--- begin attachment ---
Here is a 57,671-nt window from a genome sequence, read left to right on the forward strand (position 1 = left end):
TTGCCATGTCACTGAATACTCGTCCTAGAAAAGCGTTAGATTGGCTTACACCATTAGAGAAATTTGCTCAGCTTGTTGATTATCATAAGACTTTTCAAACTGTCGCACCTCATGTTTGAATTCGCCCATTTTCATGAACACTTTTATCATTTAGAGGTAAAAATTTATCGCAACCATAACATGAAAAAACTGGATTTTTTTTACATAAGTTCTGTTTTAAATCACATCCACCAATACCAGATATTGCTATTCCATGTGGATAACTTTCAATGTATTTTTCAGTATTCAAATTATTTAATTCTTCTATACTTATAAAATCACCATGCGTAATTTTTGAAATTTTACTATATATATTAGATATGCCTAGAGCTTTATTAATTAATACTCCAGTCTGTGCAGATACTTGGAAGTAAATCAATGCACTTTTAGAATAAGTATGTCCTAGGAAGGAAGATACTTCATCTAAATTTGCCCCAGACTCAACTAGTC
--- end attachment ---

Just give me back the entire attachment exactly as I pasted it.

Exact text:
Here is a 57,671-nt window from a genome sequence, read left to right on the forward strand (position 1 = left end):
TTGCCATGTCACTGAATACTCGTCCTAGAAAAGCGTTAGATTGGCTTACACCATTAGAGAAATTTGCTCAGCTTGTTGATTATCATAAGACTTTTCAAACTGTCGCACCTCATGTTTGAATTCGCCCATTTTCATGAACACTTTTATCATTTAGAGGTAAAAATTTATCGCAACCATAACATGAAAAAACTGGATTTTTTTTACATAAGTTCTGTTTTAAATCACATCCACCAATACCAGATATTGCTATTCCATGTGGATAACTTTCAATGTATTTTTCAGTATTCAAATTATTTAATTCTTCTATACTTATAAAATCACCATGCGTAATTTTTGAAATTTTACTATATATATTAGATATGCCTAGAGCTTTATTAATTAATACTCCAGTCTGTGCAGATACTTGGAAGTAAATCAATGCACTTTTAGAATAAGTATGTCCTAGGAAGGAAGATACTTCATCTAAATTTGCCCCAGACTCAACTAGTC